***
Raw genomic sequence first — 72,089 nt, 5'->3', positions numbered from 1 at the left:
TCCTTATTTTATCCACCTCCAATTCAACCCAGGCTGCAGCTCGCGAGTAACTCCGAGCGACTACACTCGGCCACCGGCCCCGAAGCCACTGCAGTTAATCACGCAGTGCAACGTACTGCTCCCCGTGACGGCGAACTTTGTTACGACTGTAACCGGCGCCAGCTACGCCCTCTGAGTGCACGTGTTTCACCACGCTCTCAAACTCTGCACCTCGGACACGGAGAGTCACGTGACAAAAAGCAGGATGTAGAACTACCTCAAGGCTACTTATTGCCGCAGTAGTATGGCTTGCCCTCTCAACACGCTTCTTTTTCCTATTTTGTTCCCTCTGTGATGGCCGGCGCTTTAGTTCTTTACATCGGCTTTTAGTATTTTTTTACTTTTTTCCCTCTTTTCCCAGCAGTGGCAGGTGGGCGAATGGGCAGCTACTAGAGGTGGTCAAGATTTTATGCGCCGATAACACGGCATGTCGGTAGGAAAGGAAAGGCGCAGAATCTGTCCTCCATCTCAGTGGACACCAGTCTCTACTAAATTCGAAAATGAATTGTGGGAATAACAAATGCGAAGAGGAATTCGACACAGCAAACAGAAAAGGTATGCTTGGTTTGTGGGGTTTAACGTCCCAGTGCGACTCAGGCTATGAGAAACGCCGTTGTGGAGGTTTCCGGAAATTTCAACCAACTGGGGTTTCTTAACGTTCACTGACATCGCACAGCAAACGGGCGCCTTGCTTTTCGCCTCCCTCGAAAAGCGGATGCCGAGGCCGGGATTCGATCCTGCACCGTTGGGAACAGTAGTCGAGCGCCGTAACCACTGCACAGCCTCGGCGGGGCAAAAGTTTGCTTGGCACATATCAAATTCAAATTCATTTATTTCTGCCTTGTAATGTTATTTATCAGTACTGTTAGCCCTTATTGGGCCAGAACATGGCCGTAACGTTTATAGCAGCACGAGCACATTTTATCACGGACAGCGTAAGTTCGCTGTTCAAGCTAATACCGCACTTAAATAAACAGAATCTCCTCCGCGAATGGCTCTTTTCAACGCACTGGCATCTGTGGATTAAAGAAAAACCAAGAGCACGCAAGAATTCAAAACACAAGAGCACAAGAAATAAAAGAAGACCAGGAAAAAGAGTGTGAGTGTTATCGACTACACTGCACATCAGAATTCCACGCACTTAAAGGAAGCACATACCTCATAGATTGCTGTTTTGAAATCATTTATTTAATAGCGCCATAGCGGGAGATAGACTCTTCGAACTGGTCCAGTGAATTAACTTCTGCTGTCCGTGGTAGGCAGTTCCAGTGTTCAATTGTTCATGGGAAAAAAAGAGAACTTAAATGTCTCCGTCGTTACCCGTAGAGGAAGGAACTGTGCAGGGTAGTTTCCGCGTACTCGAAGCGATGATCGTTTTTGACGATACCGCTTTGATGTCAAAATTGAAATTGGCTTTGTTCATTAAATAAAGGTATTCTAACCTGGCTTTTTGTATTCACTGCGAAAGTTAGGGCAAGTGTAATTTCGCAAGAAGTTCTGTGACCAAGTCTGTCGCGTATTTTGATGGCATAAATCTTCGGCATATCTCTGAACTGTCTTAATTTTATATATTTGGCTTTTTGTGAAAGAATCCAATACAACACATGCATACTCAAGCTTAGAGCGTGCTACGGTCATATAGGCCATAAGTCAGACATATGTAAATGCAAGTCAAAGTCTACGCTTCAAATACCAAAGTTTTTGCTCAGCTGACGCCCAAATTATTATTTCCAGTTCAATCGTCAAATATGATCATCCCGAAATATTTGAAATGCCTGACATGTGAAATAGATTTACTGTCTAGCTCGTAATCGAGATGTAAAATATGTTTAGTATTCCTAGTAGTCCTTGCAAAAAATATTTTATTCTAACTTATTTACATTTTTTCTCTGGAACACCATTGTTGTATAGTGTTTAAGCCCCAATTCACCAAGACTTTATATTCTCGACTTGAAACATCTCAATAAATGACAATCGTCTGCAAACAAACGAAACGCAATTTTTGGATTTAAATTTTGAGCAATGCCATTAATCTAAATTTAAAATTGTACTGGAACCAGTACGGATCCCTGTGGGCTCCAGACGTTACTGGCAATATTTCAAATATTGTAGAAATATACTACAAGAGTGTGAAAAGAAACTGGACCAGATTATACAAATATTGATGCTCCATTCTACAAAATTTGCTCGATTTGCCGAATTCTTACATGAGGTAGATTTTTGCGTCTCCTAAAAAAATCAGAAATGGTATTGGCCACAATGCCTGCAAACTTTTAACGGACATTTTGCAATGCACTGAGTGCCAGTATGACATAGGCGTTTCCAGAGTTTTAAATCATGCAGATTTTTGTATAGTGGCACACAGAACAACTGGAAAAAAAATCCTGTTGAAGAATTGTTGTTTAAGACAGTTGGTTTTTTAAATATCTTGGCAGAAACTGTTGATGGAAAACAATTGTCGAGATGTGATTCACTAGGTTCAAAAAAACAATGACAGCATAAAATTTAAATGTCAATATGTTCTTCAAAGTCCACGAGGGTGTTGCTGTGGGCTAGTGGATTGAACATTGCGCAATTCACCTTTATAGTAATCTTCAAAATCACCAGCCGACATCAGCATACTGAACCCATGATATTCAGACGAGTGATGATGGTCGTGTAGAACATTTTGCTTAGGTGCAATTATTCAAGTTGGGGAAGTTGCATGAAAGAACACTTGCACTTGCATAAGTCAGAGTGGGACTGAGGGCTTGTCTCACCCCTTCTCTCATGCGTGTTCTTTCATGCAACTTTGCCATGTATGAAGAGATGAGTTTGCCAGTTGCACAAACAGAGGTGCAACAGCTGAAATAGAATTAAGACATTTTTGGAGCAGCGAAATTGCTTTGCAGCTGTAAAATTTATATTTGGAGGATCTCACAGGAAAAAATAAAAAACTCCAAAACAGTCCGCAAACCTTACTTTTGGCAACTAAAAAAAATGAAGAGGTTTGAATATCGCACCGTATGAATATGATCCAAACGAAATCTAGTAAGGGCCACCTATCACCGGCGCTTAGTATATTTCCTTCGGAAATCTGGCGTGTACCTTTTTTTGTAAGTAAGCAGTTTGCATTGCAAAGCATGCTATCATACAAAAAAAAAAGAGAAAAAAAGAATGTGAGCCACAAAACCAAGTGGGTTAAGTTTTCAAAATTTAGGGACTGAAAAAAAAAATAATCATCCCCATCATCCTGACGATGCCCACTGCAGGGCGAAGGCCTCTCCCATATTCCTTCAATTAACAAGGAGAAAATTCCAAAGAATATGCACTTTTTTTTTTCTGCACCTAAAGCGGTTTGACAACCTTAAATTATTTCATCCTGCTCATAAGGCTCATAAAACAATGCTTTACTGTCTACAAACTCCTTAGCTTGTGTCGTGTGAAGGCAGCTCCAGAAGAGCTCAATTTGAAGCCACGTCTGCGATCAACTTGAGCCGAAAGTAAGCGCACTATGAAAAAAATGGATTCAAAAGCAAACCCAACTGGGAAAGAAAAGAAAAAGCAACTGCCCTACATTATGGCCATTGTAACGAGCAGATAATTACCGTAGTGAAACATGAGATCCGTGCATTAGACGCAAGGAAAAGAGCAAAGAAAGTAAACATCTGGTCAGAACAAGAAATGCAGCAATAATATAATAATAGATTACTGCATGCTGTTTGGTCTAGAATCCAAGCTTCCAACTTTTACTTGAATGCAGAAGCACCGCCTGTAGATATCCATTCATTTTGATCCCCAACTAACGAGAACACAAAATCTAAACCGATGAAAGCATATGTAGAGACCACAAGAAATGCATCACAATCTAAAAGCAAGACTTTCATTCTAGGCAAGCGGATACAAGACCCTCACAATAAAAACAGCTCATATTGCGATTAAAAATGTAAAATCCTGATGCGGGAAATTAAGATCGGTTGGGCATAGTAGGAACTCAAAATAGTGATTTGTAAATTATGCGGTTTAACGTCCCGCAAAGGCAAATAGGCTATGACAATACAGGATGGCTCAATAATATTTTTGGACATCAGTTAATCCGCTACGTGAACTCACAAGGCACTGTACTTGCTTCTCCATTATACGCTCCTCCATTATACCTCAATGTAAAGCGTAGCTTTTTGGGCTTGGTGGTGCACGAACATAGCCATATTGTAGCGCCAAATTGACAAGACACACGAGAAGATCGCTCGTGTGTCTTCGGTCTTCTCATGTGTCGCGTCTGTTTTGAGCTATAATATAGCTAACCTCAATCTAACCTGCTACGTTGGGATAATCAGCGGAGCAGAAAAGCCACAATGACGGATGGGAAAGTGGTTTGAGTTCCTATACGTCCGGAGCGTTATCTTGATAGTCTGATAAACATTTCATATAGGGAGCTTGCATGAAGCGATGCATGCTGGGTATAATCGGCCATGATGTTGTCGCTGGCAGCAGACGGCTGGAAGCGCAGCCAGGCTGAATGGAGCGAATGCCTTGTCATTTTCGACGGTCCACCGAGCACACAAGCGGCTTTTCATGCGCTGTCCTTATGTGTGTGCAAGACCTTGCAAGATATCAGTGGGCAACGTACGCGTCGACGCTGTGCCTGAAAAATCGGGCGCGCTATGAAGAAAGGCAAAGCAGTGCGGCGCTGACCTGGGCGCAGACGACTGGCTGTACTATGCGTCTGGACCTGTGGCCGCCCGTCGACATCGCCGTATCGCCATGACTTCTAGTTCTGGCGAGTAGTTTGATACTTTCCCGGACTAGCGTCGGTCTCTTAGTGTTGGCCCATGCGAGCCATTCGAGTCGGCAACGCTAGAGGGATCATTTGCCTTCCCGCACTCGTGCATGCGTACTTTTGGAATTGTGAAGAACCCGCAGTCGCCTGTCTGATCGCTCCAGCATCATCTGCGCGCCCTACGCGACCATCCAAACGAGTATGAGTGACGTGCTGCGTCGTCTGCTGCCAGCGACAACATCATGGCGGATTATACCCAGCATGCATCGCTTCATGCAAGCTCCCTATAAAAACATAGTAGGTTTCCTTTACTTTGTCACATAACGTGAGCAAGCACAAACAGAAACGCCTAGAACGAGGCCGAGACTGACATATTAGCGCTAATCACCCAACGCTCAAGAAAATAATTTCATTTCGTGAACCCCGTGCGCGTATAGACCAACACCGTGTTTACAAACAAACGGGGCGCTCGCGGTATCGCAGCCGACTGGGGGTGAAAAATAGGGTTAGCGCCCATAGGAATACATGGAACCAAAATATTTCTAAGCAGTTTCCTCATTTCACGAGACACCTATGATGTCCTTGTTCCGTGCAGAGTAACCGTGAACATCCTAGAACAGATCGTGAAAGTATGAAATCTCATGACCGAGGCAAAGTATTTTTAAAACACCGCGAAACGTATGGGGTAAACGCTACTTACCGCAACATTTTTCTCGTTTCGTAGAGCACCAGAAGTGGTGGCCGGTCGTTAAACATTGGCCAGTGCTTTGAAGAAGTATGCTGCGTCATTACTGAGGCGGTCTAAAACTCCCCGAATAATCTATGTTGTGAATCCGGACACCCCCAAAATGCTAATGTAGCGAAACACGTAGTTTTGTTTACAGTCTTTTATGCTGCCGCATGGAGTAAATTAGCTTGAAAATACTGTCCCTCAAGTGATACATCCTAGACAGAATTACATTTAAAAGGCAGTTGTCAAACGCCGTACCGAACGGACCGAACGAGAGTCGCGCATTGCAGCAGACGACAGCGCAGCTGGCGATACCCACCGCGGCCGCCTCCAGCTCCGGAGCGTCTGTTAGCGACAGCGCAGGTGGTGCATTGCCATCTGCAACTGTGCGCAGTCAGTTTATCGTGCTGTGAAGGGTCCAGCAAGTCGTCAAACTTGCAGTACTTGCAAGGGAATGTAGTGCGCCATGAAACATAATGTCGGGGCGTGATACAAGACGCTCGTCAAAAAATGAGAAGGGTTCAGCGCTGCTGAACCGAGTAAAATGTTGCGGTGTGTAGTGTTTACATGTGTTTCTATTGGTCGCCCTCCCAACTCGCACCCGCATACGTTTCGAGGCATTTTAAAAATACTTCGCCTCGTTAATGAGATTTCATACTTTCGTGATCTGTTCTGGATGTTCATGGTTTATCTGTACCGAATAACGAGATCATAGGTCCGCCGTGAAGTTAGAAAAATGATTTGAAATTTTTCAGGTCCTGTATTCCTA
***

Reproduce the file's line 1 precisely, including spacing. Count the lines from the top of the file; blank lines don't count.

Raw genomic sequence first — 72,089 nt, 5'->3', positions numbered from 1 at the left: